The Members button is where you can view your member details, and adjust
the settings of your member levels and groups. This is primarily a place
for administration, but there are a few settings in here that you can
modify for the most profitable results.
possible to search through your members on many different criteria. The
most valuable way you can group them is by Member Level. In the Member
Management area you'll find an option to email all of your members within
any specific level.
The obvious use for this is to avoid sending upgrade invitations to
members that have already upgraded, but there is a more compelling reason
to send specific emails to specific member levels: the member level
teaches you something useful about every single member. I'm not talking
about taking this to ridiculous lengths and building up lengthy profiles
for every member level, but there are a number of facts that you can
assert and assumptions that you can extrapolate.
These people are:
# Willing to spend money on their business.
# Willing to spend money with you.
# In one transaction, willing to spend AT LEAST whatever your upgrade
# Interested in the niche topic of your membership site.
From this information, you can make the reasonable assumption that many of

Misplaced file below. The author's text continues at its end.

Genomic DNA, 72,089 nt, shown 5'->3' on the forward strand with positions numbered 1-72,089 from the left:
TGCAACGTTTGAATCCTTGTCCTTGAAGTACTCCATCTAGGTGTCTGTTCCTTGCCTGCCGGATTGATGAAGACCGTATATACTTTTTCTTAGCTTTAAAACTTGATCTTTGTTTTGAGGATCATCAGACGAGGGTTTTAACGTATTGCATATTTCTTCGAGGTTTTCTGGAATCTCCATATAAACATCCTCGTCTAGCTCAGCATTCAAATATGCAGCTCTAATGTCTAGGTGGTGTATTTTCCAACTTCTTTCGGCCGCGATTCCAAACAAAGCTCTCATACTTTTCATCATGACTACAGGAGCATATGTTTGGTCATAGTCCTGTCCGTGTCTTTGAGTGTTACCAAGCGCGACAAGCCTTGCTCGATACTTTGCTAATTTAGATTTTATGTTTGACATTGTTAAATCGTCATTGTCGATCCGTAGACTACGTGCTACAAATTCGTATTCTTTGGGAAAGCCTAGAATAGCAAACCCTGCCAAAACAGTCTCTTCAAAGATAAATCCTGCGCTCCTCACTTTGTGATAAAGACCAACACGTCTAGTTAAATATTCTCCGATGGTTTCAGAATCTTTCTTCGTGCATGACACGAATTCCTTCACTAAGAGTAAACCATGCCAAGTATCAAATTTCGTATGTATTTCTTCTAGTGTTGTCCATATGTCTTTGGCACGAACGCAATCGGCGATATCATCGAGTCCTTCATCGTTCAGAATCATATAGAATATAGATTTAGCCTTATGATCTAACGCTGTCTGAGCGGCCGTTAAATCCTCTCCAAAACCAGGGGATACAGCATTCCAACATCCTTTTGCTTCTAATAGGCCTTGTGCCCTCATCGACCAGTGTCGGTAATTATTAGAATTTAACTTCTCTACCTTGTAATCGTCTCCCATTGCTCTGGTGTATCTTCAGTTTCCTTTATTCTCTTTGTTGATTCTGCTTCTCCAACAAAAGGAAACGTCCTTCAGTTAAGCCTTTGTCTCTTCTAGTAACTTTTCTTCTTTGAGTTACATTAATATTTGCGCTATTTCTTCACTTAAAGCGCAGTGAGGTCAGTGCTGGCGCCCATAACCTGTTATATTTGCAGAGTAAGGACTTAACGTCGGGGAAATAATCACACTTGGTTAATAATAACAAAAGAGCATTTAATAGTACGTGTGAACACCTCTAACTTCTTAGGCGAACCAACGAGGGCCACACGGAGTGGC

those members will, if presented with the right offer, spend money with
you again. The offer could be more of your products, or it could be a
related product of which you are an affiliate. Additionally, because they've
already spent money with you, you have a legitimate reason to offer them a
'VIP Members' discount or bonus.
These people are:
' Willing to hand over their email address in exchange for something.
' Interested in the niche topic of your membership site.
It would be easy to assume that free members are just 'tire-kickers' who
aren't willing to spend money. In some cases this will be true, but it may
simply be that your offer wasn't quite right for them. If you assume that
at least some of them ARE willing to spend money, then you just need to
find the right offer.
' It may be that they can't afford your initial offers. Try pitching
something at a lower price than your downsell.
' Maybe your offer was similar to something they already have. Try
different products within your niche.
' Perhaps your offer sounded too much like hard work. It could be that
they don't want to learn how to do something, but they'd be willing to pay
for someone to do it for them. Create a service that fills this need.
' It could be that YOU are the deal-breaker. Whatever the reason, don't
take it personally. Instead, become an affiliate for someone else's
product and pitch this. Concentrate on offers that are free on the
front-end and then pitch an upsell. At least you can be sure that your
free members are willing to complete the first part of the equation.
If you really want to take the guesswork out of your offers, send a
questionnaire to your members and find out exactly why they didn't take
your offer and what they would be willing to say 'yes' to. Make sure you
offer a reward for completing the questionnaire. The reward should be
something worthwhile, otherwise you won't get enough completed